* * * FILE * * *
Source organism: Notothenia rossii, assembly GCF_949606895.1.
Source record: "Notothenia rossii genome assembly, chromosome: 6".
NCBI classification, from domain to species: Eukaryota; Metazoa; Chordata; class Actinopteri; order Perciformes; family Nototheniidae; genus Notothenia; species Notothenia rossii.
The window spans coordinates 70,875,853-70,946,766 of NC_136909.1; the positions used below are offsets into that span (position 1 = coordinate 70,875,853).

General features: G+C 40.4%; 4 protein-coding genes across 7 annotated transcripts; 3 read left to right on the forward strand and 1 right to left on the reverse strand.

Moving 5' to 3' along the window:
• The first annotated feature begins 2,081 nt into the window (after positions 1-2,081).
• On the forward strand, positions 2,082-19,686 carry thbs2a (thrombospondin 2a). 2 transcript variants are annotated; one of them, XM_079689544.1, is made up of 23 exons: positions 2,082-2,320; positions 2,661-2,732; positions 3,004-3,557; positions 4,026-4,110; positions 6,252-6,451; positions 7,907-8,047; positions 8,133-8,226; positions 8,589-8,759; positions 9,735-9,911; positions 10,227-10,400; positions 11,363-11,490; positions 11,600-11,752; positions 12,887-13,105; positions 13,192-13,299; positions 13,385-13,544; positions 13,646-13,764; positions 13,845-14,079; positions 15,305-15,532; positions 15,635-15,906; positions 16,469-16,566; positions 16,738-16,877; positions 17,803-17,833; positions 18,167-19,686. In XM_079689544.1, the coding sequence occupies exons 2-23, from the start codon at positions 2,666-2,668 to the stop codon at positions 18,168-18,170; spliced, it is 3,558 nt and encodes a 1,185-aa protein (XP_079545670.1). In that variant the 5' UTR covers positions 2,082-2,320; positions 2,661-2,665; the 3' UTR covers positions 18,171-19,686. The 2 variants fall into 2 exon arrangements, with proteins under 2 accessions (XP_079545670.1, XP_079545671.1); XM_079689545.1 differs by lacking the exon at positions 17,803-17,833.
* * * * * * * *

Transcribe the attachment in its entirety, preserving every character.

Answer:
Source organism: Notothenia rossii, assembly GCF_949606895.1.
Source record: "Notothenia rossii genome assembly, chromosome: 6".
NCBI classification, from domain to species: Eukaryota; Metazoa; Chordata; class Actinopteri; order Perciformes; family Nototheniidae; genus Notothenia; species Notothenia rossii.
The window spans coordinates 70,875,853-70,946,766 of NC_136909.1; the positions used below are offsets into that span (position 1 = coordinate 70,875,853).

General features: G+C 40.4%; 4 protein-coding genes across 7 annotated transcripts; 3 read left to right on the forward strand and 1 right to left on the reverse strand.

Moving 5' to 3' along the window:
• The first annotated feature begins 2,081 nt into the window (after positions 1-2,081).
• On the forward strand, positions 2,082-19,686 carry thbs2a (thrombospondin 2a). 2 transcript variants are annotated; one of them, XM_079689544.1, is made up of 23 exons: positions 2,082-2,320; positions 2,661-2,732; positions 3,004-3,557; positions 4,026-4,110; positions 6,252-6,451; positions 7,907-8,047; positions 8,133-8,226; positions 8,589-8,759; positions 9,735-9,911; positions 10,227-10,400; positions 11,363-11,490; positions 11,600-11,752; positions 12,887-13,105; positions 13,192-13,299; positions 13,385-13,544; positions 13,646-13,764; positions 13,845-14,079; positions 15,305-15,532; positions 15,635-15,906; positions 16,469-16,566; positions 16,738-16,877; positions 17,803-17,833; positions 18,167-19,686. In XM_079689544.1, the coding sequence occupies exons 2-23, from the start codon at positions 2,666-2,668 to the stop codon at positions 18,168-18,170; spliced, it is 3,558 nt and encodes a 1,185-aa protein (XP_079545670.1). In that variant the 5' UTR covers positions 2,082-2,320; positions 2,661-2,665; the 3' UTR covers positions 18,171-19,686. The 2 variants fall into 2 exon arrangements, with proteins under 2 accessions (XP_079545670.1, XP_079545671.1); XM_079689545.1 differs by lacking the exon at positions 17,803-17,833.